The county of Denbighshire in North Wales stretches from the coastal resorts of Rhyl and Prestatyn in the north, through the Vale of Clwyd, over the panoramic Horseshoe Pass into the picturesque Dee Valley. The bustling town of Llangollen is home to the annual International Music Eisteddfod and on the edge of the recently designated World Heritage Site of Pontcysyllte Aqueduct and Llangollen canal.
Not only are we fortunate to be located in a truly stunning area of the UK, we also have excellent transport links. Along the A55, Liverpool, and Chester are within an hour's drive, and Holyhead and Manchester just an extra 20 minutes.
Clwydian Range and Dee Valley Area of Outstanding Natural Beauty is the scenic frontier of North Wales, embracing some of the UK's most wonderful countryside. The Clwydian Range is an unmistakable chain of purple heather-clad summits, topped by Britain’s most dramatically situated hillforts. Beyond the windswept Horseshoe Pass over Llantysilio mountain, lies the glorious Dee Valley with historic Llangollen, a famous transport route rich in cultural and industrial heritage. Offa’s Dyke Path National Trail traverses this specially protected area, one of the least discovered yet most welcoming and easiest to explore of Britain’s finest landscapes.
Nature, history and people have made Denbighshire distinctive. Three characteristic landscapes created by nature; the coast, the uplands, and the contrasting river valleys await exploration here, along with the changes made to them by countless generations of inhabitants and invaders. Here, nearly 250,000 years ago, lived the first known people of Wales. Now, the peace of the rural landscape and blue flag coastline blends harmoniously with thriving towns and villages, supporting a diverse range of residents and visitors alike and creating a county rich in culture.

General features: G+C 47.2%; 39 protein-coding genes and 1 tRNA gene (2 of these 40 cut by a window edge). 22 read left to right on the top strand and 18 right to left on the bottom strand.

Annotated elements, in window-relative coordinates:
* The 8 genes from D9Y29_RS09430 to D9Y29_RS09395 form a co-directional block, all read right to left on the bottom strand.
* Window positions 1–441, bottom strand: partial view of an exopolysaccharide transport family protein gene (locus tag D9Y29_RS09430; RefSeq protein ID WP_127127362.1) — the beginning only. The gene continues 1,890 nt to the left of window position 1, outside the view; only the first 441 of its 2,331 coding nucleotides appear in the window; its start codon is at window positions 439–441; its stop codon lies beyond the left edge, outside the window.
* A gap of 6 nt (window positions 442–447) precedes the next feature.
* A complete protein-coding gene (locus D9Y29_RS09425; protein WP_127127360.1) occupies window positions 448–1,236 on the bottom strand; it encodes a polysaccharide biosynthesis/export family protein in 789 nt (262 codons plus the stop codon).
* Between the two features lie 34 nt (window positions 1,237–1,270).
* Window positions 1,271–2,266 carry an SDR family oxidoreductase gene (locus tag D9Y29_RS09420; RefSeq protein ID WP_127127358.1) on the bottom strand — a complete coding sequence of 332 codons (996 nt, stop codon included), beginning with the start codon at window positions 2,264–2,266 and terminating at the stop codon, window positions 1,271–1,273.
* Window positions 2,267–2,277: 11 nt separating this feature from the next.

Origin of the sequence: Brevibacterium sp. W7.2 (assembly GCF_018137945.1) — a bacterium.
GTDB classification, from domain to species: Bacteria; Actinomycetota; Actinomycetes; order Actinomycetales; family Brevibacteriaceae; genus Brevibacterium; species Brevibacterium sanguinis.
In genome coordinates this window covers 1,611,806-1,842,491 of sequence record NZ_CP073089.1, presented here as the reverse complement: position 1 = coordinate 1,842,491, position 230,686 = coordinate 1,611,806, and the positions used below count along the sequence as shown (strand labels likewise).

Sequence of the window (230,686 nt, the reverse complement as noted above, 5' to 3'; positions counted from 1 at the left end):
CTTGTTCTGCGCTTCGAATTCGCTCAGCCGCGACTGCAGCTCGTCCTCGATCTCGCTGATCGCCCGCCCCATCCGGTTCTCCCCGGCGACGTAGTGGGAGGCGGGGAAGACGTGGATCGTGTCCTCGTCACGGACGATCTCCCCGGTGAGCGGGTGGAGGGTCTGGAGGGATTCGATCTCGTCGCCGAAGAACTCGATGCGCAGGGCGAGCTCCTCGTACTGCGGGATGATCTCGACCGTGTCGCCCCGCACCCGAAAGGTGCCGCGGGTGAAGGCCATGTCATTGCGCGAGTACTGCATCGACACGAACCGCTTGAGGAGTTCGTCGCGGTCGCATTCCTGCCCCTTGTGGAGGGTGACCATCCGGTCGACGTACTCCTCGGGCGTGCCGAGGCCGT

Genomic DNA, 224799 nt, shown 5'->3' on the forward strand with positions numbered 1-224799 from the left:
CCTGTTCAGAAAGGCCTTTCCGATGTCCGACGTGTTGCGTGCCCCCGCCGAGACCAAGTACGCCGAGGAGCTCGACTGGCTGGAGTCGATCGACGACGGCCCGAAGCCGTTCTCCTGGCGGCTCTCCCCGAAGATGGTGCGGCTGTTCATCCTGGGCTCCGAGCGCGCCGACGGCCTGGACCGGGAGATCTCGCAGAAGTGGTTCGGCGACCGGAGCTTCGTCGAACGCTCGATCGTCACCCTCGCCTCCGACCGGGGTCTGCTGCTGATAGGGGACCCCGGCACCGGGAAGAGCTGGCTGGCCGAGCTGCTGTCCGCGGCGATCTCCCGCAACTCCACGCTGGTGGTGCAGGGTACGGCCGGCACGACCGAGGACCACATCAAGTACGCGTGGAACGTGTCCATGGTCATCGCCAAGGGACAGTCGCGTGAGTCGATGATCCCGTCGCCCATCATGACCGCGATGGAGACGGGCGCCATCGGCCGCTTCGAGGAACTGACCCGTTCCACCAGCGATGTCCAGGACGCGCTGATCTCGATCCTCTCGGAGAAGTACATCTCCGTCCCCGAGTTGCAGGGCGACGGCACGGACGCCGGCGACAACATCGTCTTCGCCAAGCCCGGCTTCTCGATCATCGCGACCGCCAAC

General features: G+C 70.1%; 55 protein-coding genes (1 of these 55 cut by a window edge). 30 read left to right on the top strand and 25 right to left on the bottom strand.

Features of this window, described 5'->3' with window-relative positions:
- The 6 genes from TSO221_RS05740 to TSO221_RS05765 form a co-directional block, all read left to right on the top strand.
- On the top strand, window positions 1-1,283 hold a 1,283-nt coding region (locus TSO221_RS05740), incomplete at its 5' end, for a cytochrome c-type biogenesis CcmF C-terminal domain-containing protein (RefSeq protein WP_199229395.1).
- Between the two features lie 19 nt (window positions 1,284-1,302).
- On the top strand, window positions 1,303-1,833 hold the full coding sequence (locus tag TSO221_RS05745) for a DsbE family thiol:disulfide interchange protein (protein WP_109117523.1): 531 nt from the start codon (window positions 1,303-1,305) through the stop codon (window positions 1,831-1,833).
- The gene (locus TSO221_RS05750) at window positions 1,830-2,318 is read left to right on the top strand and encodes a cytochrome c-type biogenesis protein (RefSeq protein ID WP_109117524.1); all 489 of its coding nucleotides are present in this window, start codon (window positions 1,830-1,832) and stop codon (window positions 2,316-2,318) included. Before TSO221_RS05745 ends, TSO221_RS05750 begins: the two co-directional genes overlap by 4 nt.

The later hillforts and mysterious sacred landscapes of prehistoric Denbighshire are still spectacularly visible. People as well as nature created the distinctiveness of Denbighshire, and maintains it still. Romans and Britons, Welsh and English and Normans, Cavaliers and Roundheads all in turn disputed what became known as the 'Perfeddwlad' - 'the Middle Country' or 'Lands Between' - the borderlands between the Welsh principalities of Gwynedd and Powys, and more crucially between England and the Snowdonian heartlands of North Wales. A wealth of castles - English and Welsh, famous and lesser-known, chart the ebb and flow of these long wars.
The story of historic Denbighshire is likewise chronicled in its heritage of legend-haunted holy wells and characteristic churches, many of them rebuilt in the Tudor period, when Denbighshire became the prosperous and cultured Power-house of Renaissance Wales. Historic towns, picturesque villages and varied historic houses all help to tell Denbighshire’s story: and though the Industrial Revolution sits lightly on the modern county, its industrial heritage can still be traced, often amid the now peaceful setting of its country parks and outstanding landscapes.
Legends, curiosities, and links with famous people all add to Denbighshire’s character. So too does the fact that both Welsh and English are spoken in its towns and villages, for both nature and history have ensured that Denbighshire remains the most distinctively Welsh of the eastern 'border' counties.
To sum this up in a phrase, Denbighshire is a beautiful County.